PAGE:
It was a normal, gloomy day in early February. My friend Lula and I were sitting in the reading room at uni. I was trying my best to read, but I kept getting distracted by travel images running through my head. Ever since I returned back to Denmark from Iran, I’ve been dying to get on the road again and explore something new. There’s not much to do in Denmark during the winter months, and I felt like I needed to spice up my everyday life a bit.
I started researching the internet, looking for cheap flights and day tour options. I asked Lula if she wanted to go with me, and she was just as enthusiastic. The only problem was that neither of us had big money to spend. I had no job at the time (just recently got one at an open air museum!), and I was saving my money for the eclipse trip to USA in August. So we decided to go for a day trip, and the Swedish city of Lund seemed like the perfect choice, being close to Copenhagen, cheap to get to (just 109 DKK for return tickets with Flixbus!), and very historically interesting.
We wrote to our friend Zille and asked if she wanted to join us, and she did, so on February 16th, we were off to Lund. We left Copenhagen at 7 AM, and arrived in Lund 90 minutes later. We had the entire day to explore – in fact we also had the entire evening, as our bus home to Copenhagen was at 10 PM. We decided to make the most of the day and see everything of interest, resulting in sore feet and legs for all three of us!
The City of Lund
Lund is a relatively small city with a population of 88,000. The city is one of the oldest in present-day Sweden, and archaeological discoveries suggest that the city was founded around 990 AD, when much of Southern Sweden belonged to Denmark.
Lund soon became an important Christian centre and remained so throughout the Middle Ages. In 1658, the city was transferred to Sweden and in 1716, it became the capital of Sweden for two years.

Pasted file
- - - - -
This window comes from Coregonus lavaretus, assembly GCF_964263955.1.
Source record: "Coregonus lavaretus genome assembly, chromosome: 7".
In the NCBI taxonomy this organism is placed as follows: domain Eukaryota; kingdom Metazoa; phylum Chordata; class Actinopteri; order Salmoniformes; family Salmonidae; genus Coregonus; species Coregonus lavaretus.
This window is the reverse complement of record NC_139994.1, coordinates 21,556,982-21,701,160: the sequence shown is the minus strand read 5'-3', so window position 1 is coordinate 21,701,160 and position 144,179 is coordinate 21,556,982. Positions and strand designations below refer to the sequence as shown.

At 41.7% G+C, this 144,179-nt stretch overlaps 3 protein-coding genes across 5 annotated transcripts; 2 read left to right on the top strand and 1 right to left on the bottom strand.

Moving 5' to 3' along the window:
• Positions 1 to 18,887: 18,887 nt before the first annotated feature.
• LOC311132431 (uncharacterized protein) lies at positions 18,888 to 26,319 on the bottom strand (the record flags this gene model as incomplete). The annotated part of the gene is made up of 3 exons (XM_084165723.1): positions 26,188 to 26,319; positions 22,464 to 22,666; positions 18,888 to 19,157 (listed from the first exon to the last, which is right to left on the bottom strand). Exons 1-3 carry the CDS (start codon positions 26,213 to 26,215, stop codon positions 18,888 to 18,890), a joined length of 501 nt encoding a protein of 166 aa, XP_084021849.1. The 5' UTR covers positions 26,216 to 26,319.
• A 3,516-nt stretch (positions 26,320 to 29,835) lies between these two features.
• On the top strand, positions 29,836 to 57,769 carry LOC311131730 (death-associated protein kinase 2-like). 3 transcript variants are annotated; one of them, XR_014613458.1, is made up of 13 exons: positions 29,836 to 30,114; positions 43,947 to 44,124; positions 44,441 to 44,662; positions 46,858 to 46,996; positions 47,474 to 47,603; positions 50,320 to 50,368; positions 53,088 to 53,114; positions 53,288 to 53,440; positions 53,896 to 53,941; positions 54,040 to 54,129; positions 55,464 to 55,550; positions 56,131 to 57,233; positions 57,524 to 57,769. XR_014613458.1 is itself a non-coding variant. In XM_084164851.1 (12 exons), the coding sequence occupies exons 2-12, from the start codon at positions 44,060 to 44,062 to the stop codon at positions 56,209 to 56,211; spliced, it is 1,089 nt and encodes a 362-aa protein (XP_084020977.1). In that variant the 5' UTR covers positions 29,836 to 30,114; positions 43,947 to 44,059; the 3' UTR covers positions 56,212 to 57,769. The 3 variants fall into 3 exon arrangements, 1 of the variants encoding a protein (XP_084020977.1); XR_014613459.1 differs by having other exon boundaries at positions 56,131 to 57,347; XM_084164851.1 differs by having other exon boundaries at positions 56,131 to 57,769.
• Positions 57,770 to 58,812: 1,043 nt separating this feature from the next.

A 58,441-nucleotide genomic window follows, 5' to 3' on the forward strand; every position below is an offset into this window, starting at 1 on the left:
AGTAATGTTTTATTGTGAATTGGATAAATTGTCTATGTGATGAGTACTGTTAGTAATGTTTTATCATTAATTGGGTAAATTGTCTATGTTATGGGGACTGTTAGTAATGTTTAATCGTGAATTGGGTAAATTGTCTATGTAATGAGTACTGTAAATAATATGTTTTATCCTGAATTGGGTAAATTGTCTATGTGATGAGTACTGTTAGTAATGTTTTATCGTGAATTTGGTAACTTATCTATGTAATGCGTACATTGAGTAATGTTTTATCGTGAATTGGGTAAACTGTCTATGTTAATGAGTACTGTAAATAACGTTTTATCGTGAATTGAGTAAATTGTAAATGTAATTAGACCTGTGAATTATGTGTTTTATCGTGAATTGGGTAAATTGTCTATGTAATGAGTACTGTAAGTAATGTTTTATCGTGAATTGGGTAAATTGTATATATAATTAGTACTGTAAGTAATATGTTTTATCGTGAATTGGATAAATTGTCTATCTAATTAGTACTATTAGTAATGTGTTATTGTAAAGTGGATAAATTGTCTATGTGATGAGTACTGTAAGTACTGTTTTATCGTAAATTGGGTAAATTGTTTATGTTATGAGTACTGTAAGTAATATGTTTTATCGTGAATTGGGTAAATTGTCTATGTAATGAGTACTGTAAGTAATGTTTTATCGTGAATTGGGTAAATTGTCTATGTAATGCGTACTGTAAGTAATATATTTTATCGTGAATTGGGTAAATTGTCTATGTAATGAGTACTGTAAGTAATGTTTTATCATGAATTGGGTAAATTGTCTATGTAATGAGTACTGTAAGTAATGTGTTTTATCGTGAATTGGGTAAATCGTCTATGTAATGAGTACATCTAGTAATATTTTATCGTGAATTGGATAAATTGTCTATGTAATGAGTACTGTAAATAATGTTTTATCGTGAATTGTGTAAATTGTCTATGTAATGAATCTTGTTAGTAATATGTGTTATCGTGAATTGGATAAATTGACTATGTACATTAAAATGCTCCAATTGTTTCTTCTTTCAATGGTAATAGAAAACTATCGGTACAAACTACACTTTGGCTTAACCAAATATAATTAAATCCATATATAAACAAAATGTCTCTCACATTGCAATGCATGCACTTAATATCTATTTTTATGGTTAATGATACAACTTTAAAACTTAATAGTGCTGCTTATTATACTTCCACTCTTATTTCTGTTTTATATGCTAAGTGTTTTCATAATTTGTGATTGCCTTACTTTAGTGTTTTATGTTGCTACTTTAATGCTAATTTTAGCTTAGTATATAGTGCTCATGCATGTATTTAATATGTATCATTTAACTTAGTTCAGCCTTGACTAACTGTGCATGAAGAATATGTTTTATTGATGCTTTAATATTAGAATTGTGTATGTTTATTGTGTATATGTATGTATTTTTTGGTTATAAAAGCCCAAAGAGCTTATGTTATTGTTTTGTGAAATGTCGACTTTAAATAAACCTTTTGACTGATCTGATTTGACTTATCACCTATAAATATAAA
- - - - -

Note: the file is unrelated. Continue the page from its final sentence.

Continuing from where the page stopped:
The main site in Lund is the cathedral, which is the largest metropolitan church in Scandinavia. Lund Cathedral was built in the 12th century as a Catholic church dedicated to Saint Lawrence, but became Lutheran during the Danish Reformation in the 16th century.
We spent quite a while in the cathedral. We explored the old crypt, which, unlike the rest of the cathedral, has been left untouched since 1123. We lit candles and each received a fortune paper. And we stayed to hear a short 20-minute church service, which of course was in Swedish, so I really had to concentrate to understand the bishop!
But the most interesting part of the cathedral was the Horologium Mirabile Lundense, a 14th century astronomical clock. Twice a day, the small organ inside the clock plays the anthem in dulci jubilo, while six wooden figures – the Three Wise Men and their servants -, pass by and bow for Virgin Mary and baby Jesus. This was really cute, and I’m glad Lula knew about it so we didn’t miss it!
Cultural sights were the main thing that we came to Lund for, but we didn’t want to miss the beautiful parks that the city has to offer. One of the parks that we went to was the 19th century botanical garden, which was named a historical landmark in 1974. This garden is home to 7000 species of plants, of which 200 are found in the greenhouses, which, unfortunately, were closed when we were there.
We went for a short walk in the beautiful winter park, where the snow still covered much of the green ground.
The Drotten Church Ruins
When it comes to museums, Lund is extremely rich. We spent many of our hours in different historical museums, the first one being the church ruins of Drotten, an underground museum hidden beneath a street in the center of the city.